Here at Quilter Labs, our early attempts at innovating product were diffuse, and scattered. Although we did in fact have nearly 60 innovations, we missed the mark at some of the more important expected requirements of our product. It is not uncommon to find me reminding everyone, "We are in a fashion market." Our early product, although incredibly useful, had an appearance that did not necessarily win over a very conservative market rooted in tradition. We may have tried to hard to be different and that different was not necessarily winning people in droves. They either loved it or hated it. There weren't many customers in the middle of the road. We tried a one two combination by following our initial release with a more classic looking amplifier but even that did not change the game for us. I remember the feeling of lying on my side over one Christmas break wondering what on earth I had done with my career and my life. I felt like everything we tried just couldn't achieve traction either with dealers or customers.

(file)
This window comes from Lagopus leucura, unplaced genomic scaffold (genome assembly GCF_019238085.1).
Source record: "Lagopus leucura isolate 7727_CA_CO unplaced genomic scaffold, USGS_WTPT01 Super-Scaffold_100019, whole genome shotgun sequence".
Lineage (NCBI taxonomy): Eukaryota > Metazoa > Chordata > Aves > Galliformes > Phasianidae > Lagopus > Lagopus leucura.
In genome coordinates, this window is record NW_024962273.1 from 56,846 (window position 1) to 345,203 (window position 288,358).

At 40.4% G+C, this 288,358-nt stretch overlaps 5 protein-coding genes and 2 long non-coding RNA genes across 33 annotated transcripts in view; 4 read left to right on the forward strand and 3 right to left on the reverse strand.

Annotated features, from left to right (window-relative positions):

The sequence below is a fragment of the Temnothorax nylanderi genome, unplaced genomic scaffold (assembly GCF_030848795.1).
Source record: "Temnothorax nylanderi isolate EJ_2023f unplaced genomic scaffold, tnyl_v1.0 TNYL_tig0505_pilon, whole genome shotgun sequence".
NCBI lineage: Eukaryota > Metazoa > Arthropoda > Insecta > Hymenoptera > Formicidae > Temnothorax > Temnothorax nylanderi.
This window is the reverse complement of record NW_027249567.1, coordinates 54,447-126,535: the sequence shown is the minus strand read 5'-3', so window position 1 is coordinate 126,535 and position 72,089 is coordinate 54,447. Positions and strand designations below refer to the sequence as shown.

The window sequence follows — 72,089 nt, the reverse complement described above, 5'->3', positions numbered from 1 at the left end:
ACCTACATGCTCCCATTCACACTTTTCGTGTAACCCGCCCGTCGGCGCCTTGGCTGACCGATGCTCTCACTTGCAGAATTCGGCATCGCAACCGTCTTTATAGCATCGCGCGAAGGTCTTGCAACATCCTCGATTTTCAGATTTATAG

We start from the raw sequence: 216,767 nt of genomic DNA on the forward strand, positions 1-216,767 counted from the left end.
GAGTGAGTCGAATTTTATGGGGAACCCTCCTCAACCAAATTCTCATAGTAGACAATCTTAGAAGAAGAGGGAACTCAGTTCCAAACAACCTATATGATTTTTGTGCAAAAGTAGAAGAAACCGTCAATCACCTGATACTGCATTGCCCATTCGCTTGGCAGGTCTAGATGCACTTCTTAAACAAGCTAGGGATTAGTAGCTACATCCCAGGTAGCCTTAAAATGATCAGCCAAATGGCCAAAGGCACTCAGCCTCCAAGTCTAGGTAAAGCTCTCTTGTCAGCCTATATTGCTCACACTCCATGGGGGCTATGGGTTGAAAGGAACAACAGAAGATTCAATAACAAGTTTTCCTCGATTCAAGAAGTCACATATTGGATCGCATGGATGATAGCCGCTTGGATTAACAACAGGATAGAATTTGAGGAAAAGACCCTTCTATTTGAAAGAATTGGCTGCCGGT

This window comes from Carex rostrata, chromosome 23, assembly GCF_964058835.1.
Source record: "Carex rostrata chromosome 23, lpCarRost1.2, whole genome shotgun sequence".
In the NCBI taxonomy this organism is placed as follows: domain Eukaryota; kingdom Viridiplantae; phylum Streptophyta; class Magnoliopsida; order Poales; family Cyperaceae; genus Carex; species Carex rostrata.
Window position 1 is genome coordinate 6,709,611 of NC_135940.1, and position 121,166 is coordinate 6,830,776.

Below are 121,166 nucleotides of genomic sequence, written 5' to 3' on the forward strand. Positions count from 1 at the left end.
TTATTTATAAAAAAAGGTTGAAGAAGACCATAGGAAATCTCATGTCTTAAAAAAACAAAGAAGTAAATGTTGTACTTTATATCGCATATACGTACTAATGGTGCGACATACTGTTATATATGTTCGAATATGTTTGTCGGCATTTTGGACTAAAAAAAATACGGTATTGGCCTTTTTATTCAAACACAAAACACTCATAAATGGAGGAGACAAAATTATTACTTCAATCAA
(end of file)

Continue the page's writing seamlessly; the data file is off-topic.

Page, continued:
Lessons learned from a past life
But this tale is more than just a tale of woe. As I mentioned, previously I worked at QSC Audio as a part of QSC's strategy team. QSC was looking to enter into an adjacent market. One where they had a competitive advantage with which they should be able to make some serious hay. Powered loudspeakers! Putting power amplifiers right into a speaker was an enormous advantage to QSC who already possessed the lion's share of the power amplifier market. But QSC had faltered a few times entering into the loudspeaker market. They had developed a few product lines in adjacent market segments that just failed to be the serious advantage QSC needed to be considered a serious contender.
QSC sought help in the form of a consulting team. (Pay attention here. Failing to get help is one of the reasons that businesses fail.) As a major resource on QSC's side, I was point leader to build a team to fly around the US and get in the faces of dealers to identify what the expected requirements were, and to understand how they measured success. We talked to installers, retail dealers, DJs, and end users. We got something rare in our attempt to innovate in a market hotly contested by competitors earlier to the party: we got clarity on what early entrants had done wrong and what our opportunity might be. This clarity focused engineering and helped marketing create a winning pitch. The results? To this day QSC's K Series is the number one selling product in the retail pro audio speaker space.